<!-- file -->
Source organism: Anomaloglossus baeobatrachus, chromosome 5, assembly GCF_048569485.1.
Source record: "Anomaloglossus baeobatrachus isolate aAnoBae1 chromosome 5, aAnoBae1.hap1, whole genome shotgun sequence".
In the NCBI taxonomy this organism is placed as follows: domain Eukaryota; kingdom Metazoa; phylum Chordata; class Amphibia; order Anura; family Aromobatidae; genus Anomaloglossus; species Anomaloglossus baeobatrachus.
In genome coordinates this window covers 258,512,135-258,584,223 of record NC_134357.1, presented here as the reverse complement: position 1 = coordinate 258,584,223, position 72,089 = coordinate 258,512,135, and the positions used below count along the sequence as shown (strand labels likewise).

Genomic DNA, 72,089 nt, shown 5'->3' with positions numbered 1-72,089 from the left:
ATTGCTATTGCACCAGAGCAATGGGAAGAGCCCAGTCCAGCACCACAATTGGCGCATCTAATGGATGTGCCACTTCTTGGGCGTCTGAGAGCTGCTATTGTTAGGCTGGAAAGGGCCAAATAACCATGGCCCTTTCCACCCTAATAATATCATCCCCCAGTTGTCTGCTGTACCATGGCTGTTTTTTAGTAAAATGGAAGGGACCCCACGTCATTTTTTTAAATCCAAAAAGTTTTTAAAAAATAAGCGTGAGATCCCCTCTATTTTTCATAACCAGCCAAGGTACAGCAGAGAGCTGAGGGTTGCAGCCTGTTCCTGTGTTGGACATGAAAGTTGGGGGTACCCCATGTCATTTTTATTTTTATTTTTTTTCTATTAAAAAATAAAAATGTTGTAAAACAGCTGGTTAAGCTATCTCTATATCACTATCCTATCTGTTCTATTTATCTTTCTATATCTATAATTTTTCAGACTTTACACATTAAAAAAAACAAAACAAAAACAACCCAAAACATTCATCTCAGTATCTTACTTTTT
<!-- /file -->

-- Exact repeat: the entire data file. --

Source organism: Anomaloglossus baeobatrachus, chromosome 5, assembly GCF_048569485.1.
Source record: "Anomaloglossus baeobatrachus isolate aAnoBae1 chromosome 5, aAnoBae1.hap1, whole genome shotgun sequence".
In the NCBI taxonomy this organism is placed as follows: domain Eukaryota; kingdom Metazoa; phylum Chordata; class Amphibia; order Anura; family Aromobatidae; genus Anomaloglossus; species Anomaloglossus baeobatrachus.
In genome coordinates this window covers 258,512,135-258,584,223 of record NC_134357.1, presented here as the reverse complement: position 1 = coordinate 258,584,223, position 72,089 = coordinate 258,512,135, and the positions used below count along the sequence as shown (strand labels likewise).

Genomic DNA, 72,089 nt, shown 5'->3' with positions numbered 1-72,089 from the left:
ATTGCTATTGCACCAGAGCAATGGGAAGAGCCCAGTCCAGCACCACAATTGGCGCATCTAATGGATGTGCCACTTCTTGGGCGTCTGAGAGCTGCTATTGTTAGGCTGGAAAGGGCCAAATAACCATGGCCCTTTCCACCCTAATAATATCATCCCCCAGTTGTCTGCTGTACCATGGCTGTTTTTTAGTAAAATGGAAGGGACCCCACGTCATTTTTTTAAATCCAAAAAGTTTTTAAAAAATAAGCGTGAGATCCCCTCTATTTTTCATAACCAGCCAAGGTACAGCAGAGAGCTGAGGGTTGCAGCCTGTTCCTGTGTTGGACATGAAAGTTGGGGGTACCCCATGTCATTTTTATTTTTATTTTTTTTCTATTAAAAAATAAAAATGTTGTAAAACAGCTGGTTAAGCTATCTCTATATCACTATCCTATCTGTTCTATTTATCTTTCTATATCTATAATTTTTCAGACTTTACACATTAAAAAAAACAAAACAAAAACAACCCAAAACATTCATCTCAGTATCTTACTTTTT